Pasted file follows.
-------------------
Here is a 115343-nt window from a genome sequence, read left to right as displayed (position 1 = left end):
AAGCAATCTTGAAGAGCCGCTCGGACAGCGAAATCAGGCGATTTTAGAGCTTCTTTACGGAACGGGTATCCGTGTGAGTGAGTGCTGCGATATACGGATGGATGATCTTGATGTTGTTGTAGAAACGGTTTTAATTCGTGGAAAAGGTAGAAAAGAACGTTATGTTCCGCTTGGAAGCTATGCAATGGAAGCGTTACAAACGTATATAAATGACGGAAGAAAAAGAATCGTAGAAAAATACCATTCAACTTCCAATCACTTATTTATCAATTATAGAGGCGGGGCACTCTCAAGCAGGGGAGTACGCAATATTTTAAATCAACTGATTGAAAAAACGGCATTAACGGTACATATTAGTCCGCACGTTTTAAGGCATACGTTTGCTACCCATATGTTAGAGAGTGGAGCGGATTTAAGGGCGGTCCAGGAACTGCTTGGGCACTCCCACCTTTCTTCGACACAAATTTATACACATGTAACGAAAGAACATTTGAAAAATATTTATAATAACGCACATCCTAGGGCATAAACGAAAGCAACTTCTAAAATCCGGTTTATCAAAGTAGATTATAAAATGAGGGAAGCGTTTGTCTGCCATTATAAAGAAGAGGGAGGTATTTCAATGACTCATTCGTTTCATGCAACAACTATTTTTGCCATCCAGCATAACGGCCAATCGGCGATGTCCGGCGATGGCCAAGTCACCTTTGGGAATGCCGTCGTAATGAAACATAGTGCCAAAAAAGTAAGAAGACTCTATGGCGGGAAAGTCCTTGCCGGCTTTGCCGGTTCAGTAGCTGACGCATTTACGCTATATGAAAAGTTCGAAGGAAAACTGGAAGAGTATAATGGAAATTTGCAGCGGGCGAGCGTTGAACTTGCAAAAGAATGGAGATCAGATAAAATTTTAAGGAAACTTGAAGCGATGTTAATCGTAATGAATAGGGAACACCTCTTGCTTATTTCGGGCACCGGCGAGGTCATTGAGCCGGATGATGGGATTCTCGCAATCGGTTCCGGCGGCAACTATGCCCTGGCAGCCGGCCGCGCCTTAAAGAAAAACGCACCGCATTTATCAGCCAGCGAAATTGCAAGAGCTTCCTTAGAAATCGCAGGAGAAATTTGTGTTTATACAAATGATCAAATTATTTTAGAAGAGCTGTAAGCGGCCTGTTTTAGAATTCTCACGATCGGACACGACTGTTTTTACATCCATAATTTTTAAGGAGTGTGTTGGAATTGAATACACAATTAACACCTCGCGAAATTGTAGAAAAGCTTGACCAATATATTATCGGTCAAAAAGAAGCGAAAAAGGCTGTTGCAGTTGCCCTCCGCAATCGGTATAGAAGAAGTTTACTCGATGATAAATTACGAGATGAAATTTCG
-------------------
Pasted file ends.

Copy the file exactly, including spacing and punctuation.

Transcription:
Here is a 115343-nt window from a genome sequence, read left to right as displayed (position 1 = left end):
AAGCAATCTTGAAGAGCCGCTCGGACAGCGAAATCAGGCGATTTTAGAGCTTCTTTACGGAACGGGTATCCGTGTGAGTGAGTGCTGCGATATACGGATGGATGATCTTGATGTTGTTGTAGAAACGGTTTTAATTCGTGGAAAAGGTAGAAAAGAACGTTATGTTCCGCTTGGAAGCTATGCAATGGAAGCGTTACAAACGTATATAAATGACGGAAGAAAAAGAATCGTAGAAAAATACCATTCAACTTCCAATCACTTATTTATCAATTATAGAGGCGGGGCACTCTCAAGCAGGGGAGTACGCAATATTTTAAATCAACTGATTGAAAAAACGGCATTAACGGTACATATTAGTCCGCACGTTTTAAGGCATACGTTTGCTACCCATATGTTAGAGAGTGGAGCGGATTTAAGGGCGGTCCAGGAACTGCTTGGGCACTCCCACCTTTCTTCGACACAAATTTATACACATGTAACGAAAGAACATTTGAAAAATATTTATAATAACGCACATCCTAGGGCATAAACGAAAGCAACTTCTAAAATCCGGTTTATCAAAGTAGATTATAAAATGAGGGAAGCGTTTGTCTGCCATTATAAAGAAGAGGGAGGTATTTCAATGACTCATTCGTTTCATGCAACAACTATTTTTGCCATCCAGCATAACGGCCAATCGGCGATGTCCGGCGATGGCCAAGTCACCTTTGGGAATGCCGTCGTAATGAAACATAGTGCCAAAAAAGTAAGAAGACTCTATGGCGGGAAAGTCCTTGCCGGCTTTGCCGGTTCAGTAGCTGACGCATTTACGCTATATGAAAAGTTCGAAGGAAAACTGGAAGAGTATAATGGAAATTTGCAGCGGGCGAGCGTTGAACTTGCAAAAGAATGGAGATCAGATAAAATTTTAAGGAAACTTGAAGCGATGTTAATCGTAATGAATAGGGAACACCTCTTGCTTATTTCGGGCACCGGCGAGGTCATTGAGCCGGATGATGGGATTCTCGCAATCGGTTCCGGCGGCAACTATGCCCTGGCAGCCGGCCGCGCCTTAAAGAAAAACGCACCGCATTTATCAGCCAGCGAAATTGCAAGAGCTTCCTTAGAAATCGCAGGAGAAATTTGTGTTTATACAAATGATCAAATTATTTTAGAAGAGCTGTAAGCGGCCTGTTTTAGAATTCTCACGATCGGACACGACTGTTTTTACATCCATAATTTTTAAGGAGTGTGTTGGAATTGAATACACAATTAACACCTCGCGAAATTGTAGAAAAGCTTGACCAATATATTATCGGTCAAAAAGAAGCGAAAAAGGCTGTTGCAGTTGCCCTCCGCAATCGGTATAGAAGAAGTTTACTCGATGATAAATTACGAGATGAAATTTCG